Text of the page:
This road trip has not turned out to be much about poker, but I have had a chance to determine what might or might not be good for future excursions.
The Bear River Hotel and Casino may offer limited action, but it is a beautiful lodge and conveniently located for Redwoods and Coastal tourism. I didn't even think about it and passed it, instead ending up on the insane switchbacks of northern Route 1 in the dead of night. Planning is everything.
I always chose to ignore the 101 Casino when I was in the north Bay Area, and today I discovered that was probably a good decision. It is small. I arrived in the morning, while the day staff were still putting together the house. A workshop was open, pulling the curtain on casino maintenance. Tables stripped of their felt. Carpentry tools. No illusions. However, inside, all illusion. Too many table games, and more staff than players.
Traffic ruined my plan to visit Pete's 881 Club, but not to finally see the Bay 101 in San Jose. This is a clean, big place to play poker. It's airy and comfortable the way the Oaks is, but less grimy. Two dining choices, in addition to table service. Most of all, a whole lot of games. Nothing bigger than $5, however, on a weekday afternoon.
Despite the pressure to move on, I decide to play some 2/3/5 no limit before traffic threatened again. As always, action is good and loose preflop in California. My first hand, the UTG and UTG1 limped in, and I instantly relaxed. Ain't no thing, just limpin'. In a funny moment, an overly chatty Indian kept on pressuring the guy he sucked out on to tell him what he had. It would have been inappropriate had it not been so earnest. Even the the victim started laughing with the rest of the table.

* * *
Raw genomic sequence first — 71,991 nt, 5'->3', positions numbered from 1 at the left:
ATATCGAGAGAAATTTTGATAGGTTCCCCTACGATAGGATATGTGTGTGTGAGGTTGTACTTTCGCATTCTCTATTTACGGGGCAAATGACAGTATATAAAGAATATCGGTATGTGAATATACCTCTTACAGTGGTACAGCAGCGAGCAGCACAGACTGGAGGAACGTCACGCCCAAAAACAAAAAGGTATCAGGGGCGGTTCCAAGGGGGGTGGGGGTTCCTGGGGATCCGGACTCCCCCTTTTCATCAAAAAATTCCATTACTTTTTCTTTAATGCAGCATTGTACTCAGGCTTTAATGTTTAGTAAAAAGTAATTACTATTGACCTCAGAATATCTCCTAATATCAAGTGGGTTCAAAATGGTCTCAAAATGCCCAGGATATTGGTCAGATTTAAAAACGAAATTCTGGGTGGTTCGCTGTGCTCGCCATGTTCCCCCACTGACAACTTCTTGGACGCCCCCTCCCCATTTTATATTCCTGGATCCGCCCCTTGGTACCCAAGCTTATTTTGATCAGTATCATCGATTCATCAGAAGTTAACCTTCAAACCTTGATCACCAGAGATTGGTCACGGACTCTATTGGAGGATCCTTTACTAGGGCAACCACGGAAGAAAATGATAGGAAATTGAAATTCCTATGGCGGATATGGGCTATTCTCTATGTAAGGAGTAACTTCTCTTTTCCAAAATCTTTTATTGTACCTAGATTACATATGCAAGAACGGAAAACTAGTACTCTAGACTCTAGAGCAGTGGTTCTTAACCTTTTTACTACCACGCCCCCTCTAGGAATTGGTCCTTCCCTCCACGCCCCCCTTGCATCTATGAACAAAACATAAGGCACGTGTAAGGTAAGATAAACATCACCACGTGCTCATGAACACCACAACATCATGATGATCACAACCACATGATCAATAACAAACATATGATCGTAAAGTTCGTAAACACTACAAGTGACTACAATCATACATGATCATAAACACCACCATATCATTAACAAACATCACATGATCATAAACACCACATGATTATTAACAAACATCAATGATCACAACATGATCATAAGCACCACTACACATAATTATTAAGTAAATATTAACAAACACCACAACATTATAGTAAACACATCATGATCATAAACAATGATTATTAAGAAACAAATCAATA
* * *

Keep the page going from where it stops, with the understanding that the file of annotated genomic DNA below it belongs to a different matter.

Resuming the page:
I started well, winning a pot then making a massive, almost questionable fold to an old guy who dared bet into a paired, flushing board. I can't just monkey it into a guy like that. Then I doubled him anyway when he coolered me preflop, an irony that always irritates me after I make a tough decision.
I was pretty sure my hour of play was going to be a disaster when I managed to use a scare card to bluff a nit who didn't like his hand after the turn card. He showed in disgust the best hand, and I decided to play one more orbit.
With my traffic deadline pressing, I opened my final hand, 88 from UTG, and picked up two tight players, one UTG2 and the other on the button. Flop came 955r, about as good for barreling as possible. I bet 2/3 pot on the flop, and only picked up the button.
Turn a complete blank, the 3 of blanks, and I decided he would fold a nine to a turn barrel. These type of guys, better than the field but just as predictable, just play so loose pre and so tight post I knew it was check mate for a nine. To my surprise, however, that's not what he folded. After some hesitation, my otherwise competent opponent lamented that he should have "defined the hand" pre, i.e., with a three bet, and folded what he hinted had to be TT/JJ.
I decided that since it was my last hand I would show, and turned over the eights. He winced and affirmed to a fellow 101 reg that he had folded the best hand. As for his regrets about the preflop action, he is second guessing himself. His flat is fine versus an UTG range, although I did open enough- even in the short time I was at the table- that he could have made a good read and raise preflop even against my position. However, I think he played it fine in a vacuum.
Well, I didn't win for my abbreviated, touristy recon session, thanks to old guy's preflop range flip with me, but I bailed out my investment.
All for next time. Thinking of a grand poker road trip through this endlessly beautiful state.